By Kim Geiger and Jeremy Gorner
Illinois drivers will pay an extra $5 fee on traffic tickets to help equip police officers with body cameras under a sweeping new law Gov. Bruce Rauner signed Wednesday as the state tries to address recent controversies over police use of force.
Hailed by lawmakers who passed it as the most comprehensive body camera law in the country, the measure sets statewide standards for use of the cameras, expands police officer training to include topics like use of force and requires an independent investigation of all officer-involved deaths. It also bans the use of chokeholds and creates a database of officers who have been fired or resigned due to misconduct.
The legislation comes after a series of officer-involved deaths generated momentum behind a nationwide push for recording officer encounters with the public.
"Having these body cameras is going to completely open up an eye to the general public as it relates to what police actually deal with on a day-to-day basis," said Rep. Jehan Gordon-Booth, a Peoria Democrat who sponsored the bill. "There may be occurrences where there was malfeasance, there may be occurrences where there weren't. Now, there won't be a question."
Police departments have been considering the use of body cameras for some time, but doing so is expensive and the lack of uniform standards had left departments with legal questions about how and when they should be used.
The new law does not require police departments to use the cameras, but those that do so will have to follow state rules, including a requirement that officers keep their cameras on when conducting law enforcement activities. Officers will be allowed to turn the camera off when talking to a confidential informant, or at the request of a victim or witness. In addition, recordings generally will not be subject to the state's open records law, unless they contain potential evidence in a use-of-force incident, the discharge of a weapon or a death.
A spokesman for the American Civil Liberties Union of Illinois, whose attorneys were involved in the negotiations for the new law, praised the body camera rules as a balance between transparency and oversight of law enforcement, and the protection of personal privacy.
"Most of all, we're not going to have a different standard here than we have in Champaign, than we do in Peoria, than we do in Chicago," ACLU spokesman Ed Yohnka said.
The cost of body cameras and new training will be covered by a $5 extra fee on criminal and traffic offenses that result in a guilty plea or conviction. The fee won't apply to parking, registration or pedestrian offenses. Legislative staff did not know how much money the fee would raise. Most provisions of the bill, including the new fee, take effect Jan. 1.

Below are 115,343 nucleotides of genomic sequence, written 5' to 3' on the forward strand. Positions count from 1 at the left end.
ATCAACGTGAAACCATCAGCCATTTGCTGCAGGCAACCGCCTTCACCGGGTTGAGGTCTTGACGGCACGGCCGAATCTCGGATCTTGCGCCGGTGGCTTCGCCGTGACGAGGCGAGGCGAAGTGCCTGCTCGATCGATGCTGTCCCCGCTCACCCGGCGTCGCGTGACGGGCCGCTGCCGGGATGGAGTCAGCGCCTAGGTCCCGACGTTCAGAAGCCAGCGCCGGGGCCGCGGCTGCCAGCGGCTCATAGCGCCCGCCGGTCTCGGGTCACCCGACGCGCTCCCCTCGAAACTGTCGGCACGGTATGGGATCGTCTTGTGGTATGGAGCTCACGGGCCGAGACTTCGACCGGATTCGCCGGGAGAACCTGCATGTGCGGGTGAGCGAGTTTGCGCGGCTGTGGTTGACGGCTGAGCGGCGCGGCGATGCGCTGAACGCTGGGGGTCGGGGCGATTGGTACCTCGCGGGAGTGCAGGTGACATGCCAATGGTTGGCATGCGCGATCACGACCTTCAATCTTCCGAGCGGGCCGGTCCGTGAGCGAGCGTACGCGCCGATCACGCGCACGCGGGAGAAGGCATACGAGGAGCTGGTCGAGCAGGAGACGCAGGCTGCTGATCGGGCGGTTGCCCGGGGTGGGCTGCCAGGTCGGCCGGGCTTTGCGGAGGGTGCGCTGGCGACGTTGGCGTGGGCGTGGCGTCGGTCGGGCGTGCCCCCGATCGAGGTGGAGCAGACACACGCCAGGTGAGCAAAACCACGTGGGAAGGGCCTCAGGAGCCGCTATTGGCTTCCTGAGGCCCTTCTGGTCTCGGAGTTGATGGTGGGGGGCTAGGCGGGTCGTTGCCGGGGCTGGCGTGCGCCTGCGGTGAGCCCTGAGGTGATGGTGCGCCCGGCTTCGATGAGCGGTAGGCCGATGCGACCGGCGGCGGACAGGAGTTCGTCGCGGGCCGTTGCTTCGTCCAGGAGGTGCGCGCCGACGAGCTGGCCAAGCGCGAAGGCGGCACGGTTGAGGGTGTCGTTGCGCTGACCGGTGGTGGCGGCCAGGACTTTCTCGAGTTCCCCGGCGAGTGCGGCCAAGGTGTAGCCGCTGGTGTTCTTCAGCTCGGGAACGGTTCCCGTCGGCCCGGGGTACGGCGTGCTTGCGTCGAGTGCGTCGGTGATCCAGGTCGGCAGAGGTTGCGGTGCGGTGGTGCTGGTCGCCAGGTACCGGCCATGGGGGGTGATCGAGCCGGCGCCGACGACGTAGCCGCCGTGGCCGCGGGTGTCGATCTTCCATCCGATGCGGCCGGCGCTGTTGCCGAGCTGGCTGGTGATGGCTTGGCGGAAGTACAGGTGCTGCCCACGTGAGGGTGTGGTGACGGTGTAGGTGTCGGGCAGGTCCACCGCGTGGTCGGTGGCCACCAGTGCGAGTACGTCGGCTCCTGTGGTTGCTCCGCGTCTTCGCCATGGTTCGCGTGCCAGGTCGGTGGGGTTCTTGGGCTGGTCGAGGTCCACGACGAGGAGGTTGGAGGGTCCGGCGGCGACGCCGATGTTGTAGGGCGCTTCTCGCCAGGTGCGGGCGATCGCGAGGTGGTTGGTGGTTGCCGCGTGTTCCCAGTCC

The Law Enforcement Training Standards Board will draw up standards for body camera use that meet minimum guidelines in the bill and will use a competitive grant process to distribute the body camera and training money to police departments. A similar system is currently used to dole out grant money for dashboard cameras.
The Chicago Police Department has been testing body cameras on its own with a trial program in one district. CPD spokesman Anthony Guglielmi said city officials played a role in crafting the new legislation and the department plans to apply for state grant money to buy more body and car cameras and necessary technology to expand its program. The department also has a federal grant application pending with the Department of Justice.
Sponsoring Rep. John Anthony, a Plainfield Republican and former police officer, praised the new police database created by the bill. It will allow chiefs of police to search the work history of potential hires and learn if they have been dismissed or resigned during a misconduct investigation. That will prevent rogue officers from jumping from one department to another to avoid disciplinary action, Anthony said.
Sen. Kwame Raoul, a Chicago Democrat, cautioned that the bill will not necessarily prevent violent encounters between police and the communities they serve, but gives departments tools to better train officers and respond to incidents.
"You're never going to pass a law that's going to prevent an event from happening," Raoul said. "What you can do is provide tools for law enforcement to better train their officers. ... It's not just about recording an incident. It's about, how do we use that to better approach a similar incident in the future."
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